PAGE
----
So — my dad’s going in for emergency hip replacement surgery (EDIT: and it was a success!)

Not how I expected to spend Father’s Day weekend! (He had an accident out with his bicycling group this morning — he’s fully fine otherwise, conscious etc. and waiting for the surgery in a bit, and a doctor who is part of the group was there the whole time making sure he was all right, so from the sound of it everything should be good. [EDIT: And indeed it was, surgery went off without a hitch and all should now just be recuperation for some time.])

If you’ve followed my blog, you’ll know I’ve occasionally mentioned my parents as I go — both are now readers of the blog so I hope they’ve never minded the mentions, and won’t mind this! — and while I do my best to at least get him a good card and a little something for each Father’s Day, he’s never felt too fussed about it.

Still, as I’ve said irregularly here over time, and as I’ve hope I’ve said many times to others, I am quite profoundly grateful to my dad and very proud to be his son — this old blog post of mine, my political ‘statement of purpose’ as much as anything, hopefully testifies fully to what a fine example he has always set for me and does still for how best to interact with the rest of the world, each of us individuals but able to meet at some point in discussion and better understanding of the other. And this only scrapes the surface of it, and for the excellent example he has always set for myself and others in many areas I would not exchange him for any father in the world. I am and remain incredibly lucky on this front, and very, very fortunate, and thankful — both my parents are the source of my best qualities and if there’s anything you’ve seen in me that you appreciate, please know it came from them.

It’s been widely remarked that the sudden passing of Tim Russert yesterday came at a truly sadly ironic moment, where he had on the one hand just helped his beloved father move to an assisted care facility and on the other had witnessed his son’s graduation from Boston College, and all this with Father’s Day at hand. I’ve little to add to that, beyond simply saying that the call tomorrow I was going to give my dad anyway will be all the more heartfelt.

I’ll conclude by noting he’ll see this eventually and hopefully will not be embarrassed at the sentiments. If you’ve had the fortunate chance to meet him at any point, please feel free to leave a comment, or just a well wish in general.

And I’ll hope he’ll not mind the bonus of me once again posting that 1982 Captain Kangaroo clip he appears in and partially narrates — and to note once more that the universal reaction from a lot of my female friends has always been, “Ned, your dad’s HOT.” (My mom thanks you all.)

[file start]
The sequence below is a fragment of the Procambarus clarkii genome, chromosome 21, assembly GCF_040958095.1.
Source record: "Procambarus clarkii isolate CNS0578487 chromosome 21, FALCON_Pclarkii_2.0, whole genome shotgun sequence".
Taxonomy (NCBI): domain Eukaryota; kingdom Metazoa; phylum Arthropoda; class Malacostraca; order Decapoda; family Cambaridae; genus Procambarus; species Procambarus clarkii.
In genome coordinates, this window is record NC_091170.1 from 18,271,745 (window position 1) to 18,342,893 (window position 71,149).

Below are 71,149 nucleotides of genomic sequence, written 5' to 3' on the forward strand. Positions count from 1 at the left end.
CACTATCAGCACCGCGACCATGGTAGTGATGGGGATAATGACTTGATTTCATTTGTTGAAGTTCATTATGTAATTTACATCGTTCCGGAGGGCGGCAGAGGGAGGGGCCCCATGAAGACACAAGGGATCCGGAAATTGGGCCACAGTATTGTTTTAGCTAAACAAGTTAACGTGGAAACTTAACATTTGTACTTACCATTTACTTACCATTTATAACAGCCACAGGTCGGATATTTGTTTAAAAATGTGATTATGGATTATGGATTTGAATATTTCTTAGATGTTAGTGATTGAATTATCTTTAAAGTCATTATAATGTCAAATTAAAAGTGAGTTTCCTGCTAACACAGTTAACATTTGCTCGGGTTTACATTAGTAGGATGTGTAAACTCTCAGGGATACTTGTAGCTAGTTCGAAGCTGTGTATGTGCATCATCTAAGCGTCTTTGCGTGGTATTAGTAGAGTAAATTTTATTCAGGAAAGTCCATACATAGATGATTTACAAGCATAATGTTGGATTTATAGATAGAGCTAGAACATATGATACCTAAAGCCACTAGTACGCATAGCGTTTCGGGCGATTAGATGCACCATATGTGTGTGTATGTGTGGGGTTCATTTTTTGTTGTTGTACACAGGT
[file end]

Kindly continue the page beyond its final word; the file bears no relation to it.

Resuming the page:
6 Responses to “So — my dad’s going in for emergency hip replacement surgery (EDIT: and it was a success!)”

  1. smallmusic Says:

    My best to your dad. I’ve the same sentiments with my parents, something that sadly seems to offend those less fortunate in the home department. I get it, but I don’t get it. Anyway, good choice of subject and good way to convey it. I wouldn’t have half a brain if my dad wasn’t the dad he was and remains to be. Same goes for Granddad.

  2. Abbie Says:

    Hello Mr. Raggett,

    All best and good wishes for you on your emergency surgery. I hope your recovery is rapid and goes off without a hitch. Perhaps you will get some Darvoset, which helped my boyfriend better than anything else after his heart surgery. Just remember you have plenty of smart, conscientious, loving family members who want to help you get through this.

    I only know Ned through the online, and I’m of course unfamiliar with you, but I grew up near a Navy base in Idaho Falls, so I’ve got strong affection for Navy dads. They’re solid men that make solid kids.

    Once again, all best.

  3. Sara R-C Says:

    Mr. Raggett –

    So glad you made it through the surgery so well! Take care of yourself, and happy Father’s Day.

  4. Madam Miaow Says:

    Good new about your Dad, Ned. Hope he makes a rapid recovery from his surgery.

    Just read your piece on him and, yes, he sounds like an ideal father. ‘Fonly there were more like him.

  5. StanM Says:

    Wish him all the best, Belgians be sending good vibes!

  6. Xana Says:

    Hi Ned,

    Glad to see you father came through ok.

    I don’t know if you remember, but my mother went through this surgery when I was in High School and has recently had some refurbishments. They usually had her up and walking within three days. Aside from needing help to get in and out of bed and the time on a walker for full healing. Her recoveries have all been amazingly speedy.

    I am sure that your father as an active person will recover quickly.

    All my best ,


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